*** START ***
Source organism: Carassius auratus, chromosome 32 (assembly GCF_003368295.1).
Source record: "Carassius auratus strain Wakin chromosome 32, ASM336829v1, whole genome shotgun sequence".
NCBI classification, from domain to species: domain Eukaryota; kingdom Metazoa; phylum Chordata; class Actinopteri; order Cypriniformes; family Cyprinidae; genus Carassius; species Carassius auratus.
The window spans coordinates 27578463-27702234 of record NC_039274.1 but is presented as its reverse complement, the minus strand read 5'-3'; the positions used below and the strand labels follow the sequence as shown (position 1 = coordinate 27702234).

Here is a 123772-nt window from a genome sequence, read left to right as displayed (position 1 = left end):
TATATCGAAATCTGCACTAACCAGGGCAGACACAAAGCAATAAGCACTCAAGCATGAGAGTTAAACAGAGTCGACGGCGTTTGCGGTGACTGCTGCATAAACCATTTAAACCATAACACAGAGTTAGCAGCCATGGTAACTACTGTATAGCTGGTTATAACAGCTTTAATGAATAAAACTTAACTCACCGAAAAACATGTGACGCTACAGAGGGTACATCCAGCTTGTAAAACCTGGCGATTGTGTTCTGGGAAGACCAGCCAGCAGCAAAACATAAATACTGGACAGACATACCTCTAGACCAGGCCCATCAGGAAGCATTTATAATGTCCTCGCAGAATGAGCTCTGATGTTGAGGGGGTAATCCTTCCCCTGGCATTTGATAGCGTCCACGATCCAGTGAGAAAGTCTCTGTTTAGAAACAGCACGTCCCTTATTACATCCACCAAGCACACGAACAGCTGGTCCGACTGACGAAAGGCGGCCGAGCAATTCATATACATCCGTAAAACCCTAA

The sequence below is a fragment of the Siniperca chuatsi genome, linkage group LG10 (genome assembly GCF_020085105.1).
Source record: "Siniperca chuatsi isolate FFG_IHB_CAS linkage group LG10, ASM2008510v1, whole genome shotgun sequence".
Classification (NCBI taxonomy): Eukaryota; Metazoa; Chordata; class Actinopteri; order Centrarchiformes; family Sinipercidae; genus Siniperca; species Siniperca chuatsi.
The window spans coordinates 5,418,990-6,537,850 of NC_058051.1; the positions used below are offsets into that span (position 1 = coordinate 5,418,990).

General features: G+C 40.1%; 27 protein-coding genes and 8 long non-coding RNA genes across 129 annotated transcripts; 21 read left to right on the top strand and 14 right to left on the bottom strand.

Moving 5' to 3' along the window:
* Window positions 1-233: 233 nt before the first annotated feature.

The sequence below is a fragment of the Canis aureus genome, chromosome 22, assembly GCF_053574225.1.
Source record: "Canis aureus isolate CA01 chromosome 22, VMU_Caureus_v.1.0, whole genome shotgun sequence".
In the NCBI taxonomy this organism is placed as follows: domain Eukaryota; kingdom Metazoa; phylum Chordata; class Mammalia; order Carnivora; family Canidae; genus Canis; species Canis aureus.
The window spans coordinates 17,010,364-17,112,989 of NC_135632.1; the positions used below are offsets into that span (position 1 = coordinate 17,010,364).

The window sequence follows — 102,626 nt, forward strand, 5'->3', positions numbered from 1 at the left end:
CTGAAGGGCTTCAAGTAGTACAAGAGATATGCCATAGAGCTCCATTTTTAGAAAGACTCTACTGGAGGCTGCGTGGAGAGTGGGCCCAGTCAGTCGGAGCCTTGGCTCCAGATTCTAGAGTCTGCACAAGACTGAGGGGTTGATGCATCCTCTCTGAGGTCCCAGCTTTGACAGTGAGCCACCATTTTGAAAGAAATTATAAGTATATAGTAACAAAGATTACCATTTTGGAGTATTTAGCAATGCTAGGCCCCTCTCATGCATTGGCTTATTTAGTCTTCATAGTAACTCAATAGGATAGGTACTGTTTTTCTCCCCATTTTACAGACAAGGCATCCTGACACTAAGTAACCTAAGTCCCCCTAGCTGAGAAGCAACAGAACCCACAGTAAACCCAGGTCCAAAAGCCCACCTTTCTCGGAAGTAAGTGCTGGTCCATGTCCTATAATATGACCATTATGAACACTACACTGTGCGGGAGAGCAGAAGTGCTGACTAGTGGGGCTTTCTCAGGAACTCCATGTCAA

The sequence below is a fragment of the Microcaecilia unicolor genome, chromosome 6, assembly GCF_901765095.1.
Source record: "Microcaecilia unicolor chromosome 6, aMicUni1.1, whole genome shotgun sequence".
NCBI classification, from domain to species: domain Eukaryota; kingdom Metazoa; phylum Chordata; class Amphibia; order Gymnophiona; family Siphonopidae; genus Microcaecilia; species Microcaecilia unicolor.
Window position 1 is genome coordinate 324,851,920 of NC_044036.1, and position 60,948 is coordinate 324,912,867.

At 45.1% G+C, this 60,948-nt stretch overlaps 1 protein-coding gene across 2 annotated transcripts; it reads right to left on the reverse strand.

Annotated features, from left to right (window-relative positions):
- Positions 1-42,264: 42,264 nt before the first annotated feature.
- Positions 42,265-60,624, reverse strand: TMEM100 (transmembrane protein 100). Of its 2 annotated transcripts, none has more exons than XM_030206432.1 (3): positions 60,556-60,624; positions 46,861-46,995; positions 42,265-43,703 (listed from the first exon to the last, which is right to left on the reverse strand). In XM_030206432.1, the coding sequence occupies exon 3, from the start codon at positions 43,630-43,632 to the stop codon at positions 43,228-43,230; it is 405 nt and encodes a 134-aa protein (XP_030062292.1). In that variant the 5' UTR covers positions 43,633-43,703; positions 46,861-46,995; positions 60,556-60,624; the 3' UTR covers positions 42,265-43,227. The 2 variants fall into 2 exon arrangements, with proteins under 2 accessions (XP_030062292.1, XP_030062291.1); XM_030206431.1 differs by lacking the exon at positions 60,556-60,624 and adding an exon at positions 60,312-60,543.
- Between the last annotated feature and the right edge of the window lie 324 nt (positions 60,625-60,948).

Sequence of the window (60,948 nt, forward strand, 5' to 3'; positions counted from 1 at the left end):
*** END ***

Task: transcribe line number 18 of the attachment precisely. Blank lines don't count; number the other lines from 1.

The window sequence follows — 102,626 nt, forward strand, 5'->3', positions numbered from 1 at the left end: